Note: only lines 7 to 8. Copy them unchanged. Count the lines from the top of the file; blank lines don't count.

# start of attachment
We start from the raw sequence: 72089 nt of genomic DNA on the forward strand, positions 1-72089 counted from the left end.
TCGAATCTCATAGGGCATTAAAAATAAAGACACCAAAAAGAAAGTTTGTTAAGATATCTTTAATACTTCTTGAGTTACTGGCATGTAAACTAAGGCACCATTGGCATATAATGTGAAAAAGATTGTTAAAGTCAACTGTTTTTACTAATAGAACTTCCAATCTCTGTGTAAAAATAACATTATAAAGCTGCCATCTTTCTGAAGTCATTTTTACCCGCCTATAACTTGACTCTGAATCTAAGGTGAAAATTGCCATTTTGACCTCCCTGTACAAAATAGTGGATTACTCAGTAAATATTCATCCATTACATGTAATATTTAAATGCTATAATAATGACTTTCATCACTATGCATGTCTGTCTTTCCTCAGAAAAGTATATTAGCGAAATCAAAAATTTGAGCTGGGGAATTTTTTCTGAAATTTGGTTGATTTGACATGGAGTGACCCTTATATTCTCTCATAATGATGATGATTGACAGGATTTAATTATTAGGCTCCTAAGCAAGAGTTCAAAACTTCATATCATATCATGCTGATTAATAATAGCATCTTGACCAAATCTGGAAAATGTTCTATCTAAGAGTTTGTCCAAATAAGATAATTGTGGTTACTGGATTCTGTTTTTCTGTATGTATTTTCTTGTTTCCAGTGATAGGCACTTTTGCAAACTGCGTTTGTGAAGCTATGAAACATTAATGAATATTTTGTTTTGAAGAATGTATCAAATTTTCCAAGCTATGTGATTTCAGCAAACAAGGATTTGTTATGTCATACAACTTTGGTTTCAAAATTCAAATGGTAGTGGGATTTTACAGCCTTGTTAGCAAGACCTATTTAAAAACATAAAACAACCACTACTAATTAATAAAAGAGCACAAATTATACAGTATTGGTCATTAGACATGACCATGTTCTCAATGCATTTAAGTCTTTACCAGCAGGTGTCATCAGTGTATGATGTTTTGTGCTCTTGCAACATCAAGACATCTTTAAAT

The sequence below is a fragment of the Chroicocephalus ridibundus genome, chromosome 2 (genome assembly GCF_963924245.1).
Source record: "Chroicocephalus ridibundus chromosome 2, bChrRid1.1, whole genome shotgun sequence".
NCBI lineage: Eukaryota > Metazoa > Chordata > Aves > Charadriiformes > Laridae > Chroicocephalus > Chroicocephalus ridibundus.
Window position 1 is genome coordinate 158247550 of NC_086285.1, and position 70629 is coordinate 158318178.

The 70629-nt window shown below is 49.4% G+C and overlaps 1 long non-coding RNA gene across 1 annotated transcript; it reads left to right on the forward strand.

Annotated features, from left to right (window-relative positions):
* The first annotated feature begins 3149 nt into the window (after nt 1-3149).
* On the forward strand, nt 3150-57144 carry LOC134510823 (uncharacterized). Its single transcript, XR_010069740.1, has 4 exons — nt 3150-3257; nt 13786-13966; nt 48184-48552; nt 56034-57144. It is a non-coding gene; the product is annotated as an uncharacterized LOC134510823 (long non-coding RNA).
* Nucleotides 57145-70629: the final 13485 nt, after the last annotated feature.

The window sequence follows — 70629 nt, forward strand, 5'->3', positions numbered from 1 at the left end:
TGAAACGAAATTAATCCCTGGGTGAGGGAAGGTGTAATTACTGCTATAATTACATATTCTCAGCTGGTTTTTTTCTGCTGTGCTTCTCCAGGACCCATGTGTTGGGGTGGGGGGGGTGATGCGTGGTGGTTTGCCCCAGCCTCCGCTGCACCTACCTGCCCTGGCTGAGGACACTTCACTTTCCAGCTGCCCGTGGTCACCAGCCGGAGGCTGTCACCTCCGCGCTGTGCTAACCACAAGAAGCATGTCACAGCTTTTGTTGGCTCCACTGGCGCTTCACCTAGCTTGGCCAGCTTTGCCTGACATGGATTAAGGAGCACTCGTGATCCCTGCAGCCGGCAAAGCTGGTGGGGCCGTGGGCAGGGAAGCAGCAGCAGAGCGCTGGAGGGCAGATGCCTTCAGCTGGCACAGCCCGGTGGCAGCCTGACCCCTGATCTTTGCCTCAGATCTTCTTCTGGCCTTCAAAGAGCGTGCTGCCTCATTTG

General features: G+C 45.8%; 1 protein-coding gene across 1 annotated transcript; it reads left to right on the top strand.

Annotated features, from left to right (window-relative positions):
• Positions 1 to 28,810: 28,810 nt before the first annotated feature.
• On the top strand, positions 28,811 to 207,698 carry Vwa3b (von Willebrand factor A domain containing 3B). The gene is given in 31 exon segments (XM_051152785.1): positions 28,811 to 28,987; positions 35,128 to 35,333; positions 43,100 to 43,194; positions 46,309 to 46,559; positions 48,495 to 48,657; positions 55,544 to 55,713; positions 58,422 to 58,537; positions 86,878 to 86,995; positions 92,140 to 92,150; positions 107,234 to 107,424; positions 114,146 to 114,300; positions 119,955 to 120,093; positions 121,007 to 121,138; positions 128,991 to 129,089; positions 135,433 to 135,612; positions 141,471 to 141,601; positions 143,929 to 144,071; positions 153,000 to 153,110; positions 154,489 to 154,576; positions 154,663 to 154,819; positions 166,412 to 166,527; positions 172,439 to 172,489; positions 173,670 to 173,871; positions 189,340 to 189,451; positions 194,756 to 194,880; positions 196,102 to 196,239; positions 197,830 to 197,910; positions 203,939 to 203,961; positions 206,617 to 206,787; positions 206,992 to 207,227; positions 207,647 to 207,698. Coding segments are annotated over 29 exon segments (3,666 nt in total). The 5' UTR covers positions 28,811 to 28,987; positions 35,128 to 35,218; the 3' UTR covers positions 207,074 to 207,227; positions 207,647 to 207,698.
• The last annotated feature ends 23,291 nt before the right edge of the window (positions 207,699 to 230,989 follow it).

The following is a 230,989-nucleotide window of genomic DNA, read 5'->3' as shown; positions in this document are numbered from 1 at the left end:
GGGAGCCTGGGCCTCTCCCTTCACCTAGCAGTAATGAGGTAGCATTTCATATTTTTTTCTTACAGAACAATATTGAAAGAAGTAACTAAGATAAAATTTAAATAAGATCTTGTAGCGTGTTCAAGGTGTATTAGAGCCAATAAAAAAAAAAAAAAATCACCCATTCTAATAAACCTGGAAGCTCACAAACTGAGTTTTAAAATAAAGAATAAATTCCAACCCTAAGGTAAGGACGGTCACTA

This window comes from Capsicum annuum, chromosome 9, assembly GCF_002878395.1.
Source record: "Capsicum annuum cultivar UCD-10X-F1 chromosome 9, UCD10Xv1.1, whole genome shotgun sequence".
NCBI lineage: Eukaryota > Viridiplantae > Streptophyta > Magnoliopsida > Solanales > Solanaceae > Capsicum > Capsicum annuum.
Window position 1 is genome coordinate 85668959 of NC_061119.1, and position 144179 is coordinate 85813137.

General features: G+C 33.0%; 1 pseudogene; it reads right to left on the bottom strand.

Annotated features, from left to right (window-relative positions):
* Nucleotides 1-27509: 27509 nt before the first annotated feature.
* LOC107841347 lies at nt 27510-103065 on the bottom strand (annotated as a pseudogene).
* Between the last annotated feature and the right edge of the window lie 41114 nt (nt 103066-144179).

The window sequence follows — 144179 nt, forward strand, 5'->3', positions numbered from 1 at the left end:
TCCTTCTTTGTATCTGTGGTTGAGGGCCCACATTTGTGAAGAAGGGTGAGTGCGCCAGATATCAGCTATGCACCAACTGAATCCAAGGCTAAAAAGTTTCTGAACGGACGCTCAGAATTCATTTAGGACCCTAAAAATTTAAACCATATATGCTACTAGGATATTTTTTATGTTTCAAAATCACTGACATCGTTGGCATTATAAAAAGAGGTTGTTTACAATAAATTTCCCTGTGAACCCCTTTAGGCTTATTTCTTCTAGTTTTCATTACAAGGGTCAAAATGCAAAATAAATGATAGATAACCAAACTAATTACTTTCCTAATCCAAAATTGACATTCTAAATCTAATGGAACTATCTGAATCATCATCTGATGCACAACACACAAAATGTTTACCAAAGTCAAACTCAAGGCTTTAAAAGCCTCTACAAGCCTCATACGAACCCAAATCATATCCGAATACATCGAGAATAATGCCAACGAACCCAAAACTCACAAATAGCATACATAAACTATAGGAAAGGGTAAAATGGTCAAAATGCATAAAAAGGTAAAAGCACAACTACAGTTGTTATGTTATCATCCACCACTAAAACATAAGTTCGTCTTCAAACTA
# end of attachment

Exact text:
The 70629-nt window shown below is 49.4% G+C and overlaps 1 long non-coding RNA gene across 1 annotated transcript; it reads left to right on the forward strand.

Annotated features, from left to right (window-relative positions):